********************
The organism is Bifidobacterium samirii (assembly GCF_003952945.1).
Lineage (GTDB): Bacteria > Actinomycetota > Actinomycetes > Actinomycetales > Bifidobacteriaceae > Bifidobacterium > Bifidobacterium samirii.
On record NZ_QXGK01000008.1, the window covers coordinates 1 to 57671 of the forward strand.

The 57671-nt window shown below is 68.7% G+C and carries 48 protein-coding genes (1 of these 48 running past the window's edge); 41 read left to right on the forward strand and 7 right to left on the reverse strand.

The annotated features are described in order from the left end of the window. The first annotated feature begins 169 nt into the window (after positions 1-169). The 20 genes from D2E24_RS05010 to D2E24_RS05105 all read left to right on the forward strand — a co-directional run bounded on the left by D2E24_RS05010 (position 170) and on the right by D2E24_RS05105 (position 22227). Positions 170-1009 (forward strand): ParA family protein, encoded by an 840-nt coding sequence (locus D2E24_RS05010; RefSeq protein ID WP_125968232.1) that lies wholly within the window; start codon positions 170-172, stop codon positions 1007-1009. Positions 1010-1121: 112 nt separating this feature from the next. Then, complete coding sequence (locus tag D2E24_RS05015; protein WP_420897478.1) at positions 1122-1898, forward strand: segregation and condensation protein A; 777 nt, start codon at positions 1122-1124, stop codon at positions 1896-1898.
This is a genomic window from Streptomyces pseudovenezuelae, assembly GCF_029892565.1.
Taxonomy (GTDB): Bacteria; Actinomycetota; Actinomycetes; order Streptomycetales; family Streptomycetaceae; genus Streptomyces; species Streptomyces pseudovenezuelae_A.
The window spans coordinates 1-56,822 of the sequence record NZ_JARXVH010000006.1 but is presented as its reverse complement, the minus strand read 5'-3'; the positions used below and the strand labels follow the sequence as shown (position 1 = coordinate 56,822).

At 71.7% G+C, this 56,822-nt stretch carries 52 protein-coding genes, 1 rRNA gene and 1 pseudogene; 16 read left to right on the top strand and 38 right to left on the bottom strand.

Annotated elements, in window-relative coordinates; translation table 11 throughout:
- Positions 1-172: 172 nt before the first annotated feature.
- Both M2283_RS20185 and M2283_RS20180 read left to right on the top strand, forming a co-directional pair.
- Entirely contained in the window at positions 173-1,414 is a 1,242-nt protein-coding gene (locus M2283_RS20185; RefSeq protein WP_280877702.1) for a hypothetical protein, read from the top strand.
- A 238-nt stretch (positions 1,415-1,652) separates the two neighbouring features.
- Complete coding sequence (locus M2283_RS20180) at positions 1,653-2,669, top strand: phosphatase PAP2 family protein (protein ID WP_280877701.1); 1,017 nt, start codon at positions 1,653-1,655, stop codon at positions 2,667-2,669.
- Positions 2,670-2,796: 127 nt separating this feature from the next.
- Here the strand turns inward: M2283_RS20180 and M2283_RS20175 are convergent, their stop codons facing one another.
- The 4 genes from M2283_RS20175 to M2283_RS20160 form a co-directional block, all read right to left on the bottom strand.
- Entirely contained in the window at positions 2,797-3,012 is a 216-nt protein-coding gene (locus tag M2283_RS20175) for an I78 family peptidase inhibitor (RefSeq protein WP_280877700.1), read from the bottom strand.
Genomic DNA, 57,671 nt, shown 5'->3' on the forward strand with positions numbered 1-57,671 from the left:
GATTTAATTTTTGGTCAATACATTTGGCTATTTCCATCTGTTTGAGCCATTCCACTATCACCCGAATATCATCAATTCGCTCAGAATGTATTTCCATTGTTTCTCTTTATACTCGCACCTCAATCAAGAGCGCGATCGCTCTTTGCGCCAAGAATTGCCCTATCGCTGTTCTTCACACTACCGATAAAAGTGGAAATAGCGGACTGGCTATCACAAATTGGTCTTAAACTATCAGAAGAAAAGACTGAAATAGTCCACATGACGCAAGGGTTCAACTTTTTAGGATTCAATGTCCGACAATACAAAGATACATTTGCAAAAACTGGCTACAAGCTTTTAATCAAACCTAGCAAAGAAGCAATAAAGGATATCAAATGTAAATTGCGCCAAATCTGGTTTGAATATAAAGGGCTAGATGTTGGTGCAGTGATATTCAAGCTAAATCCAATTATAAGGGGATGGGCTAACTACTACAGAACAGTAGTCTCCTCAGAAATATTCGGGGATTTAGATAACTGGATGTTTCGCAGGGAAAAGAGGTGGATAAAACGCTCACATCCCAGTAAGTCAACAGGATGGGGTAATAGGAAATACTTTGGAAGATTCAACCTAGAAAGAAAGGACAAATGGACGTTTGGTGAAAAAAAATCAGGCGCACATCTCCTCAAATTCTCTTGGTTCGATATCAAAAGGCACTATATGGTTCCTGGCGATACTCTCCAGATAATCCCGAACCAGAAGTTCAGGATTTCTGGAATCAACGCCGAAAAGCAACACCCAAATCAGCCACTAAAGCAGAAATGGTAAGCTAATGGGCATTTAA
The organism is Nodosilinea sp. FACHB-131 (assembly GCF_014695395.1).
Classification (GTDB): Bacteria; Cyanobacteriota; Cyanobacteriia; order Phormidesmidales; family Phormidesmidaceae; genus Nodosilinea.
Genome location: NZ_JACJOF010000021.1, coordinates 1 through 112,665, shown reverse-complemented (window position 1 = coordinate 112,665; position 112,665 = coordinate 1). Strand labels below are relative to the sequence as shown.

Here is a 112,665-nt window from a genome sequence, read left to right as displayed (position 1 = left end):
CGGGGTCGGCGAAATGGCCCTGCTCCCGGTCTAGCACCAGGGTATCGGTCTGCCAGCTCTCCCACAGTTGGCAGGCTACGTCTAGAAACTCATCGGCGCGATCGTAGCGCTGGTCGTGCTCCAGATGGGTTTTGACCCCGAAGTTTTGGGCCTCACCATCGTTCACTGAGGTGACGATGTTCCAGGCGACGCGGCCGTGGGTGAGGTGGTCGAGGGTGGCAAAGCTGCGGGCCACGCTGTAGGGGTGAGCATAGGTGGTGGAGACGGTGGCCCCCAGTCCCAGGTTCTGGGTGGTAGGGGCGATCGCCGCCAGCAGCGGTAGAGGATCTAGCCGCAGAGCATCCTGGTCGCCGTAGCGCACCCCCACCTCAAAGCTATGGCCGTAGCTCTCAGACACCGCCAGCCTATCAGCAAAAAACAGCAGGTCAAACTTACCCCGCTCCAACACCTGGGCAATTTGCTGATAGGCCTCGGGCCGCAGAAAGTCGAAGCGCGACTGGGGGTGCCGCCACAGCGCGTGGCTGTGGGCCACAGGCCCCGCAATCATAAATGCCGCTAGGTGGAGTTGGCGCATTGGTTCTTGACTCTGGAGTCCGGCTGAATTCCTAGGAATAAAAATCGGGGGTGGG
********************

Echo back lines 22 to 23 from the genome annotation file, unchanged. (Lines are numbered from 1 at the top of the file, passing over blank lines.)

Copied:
The organism is Nodosilinea sp. FACHB-131 (assembly GCF_014695395.1).
Classification (GTDB): Bacteria; Cyanobacteriota; Cyanobacteriia; order Phormidesmidales; family Phormidesmidaceae; genus Nodosilinea.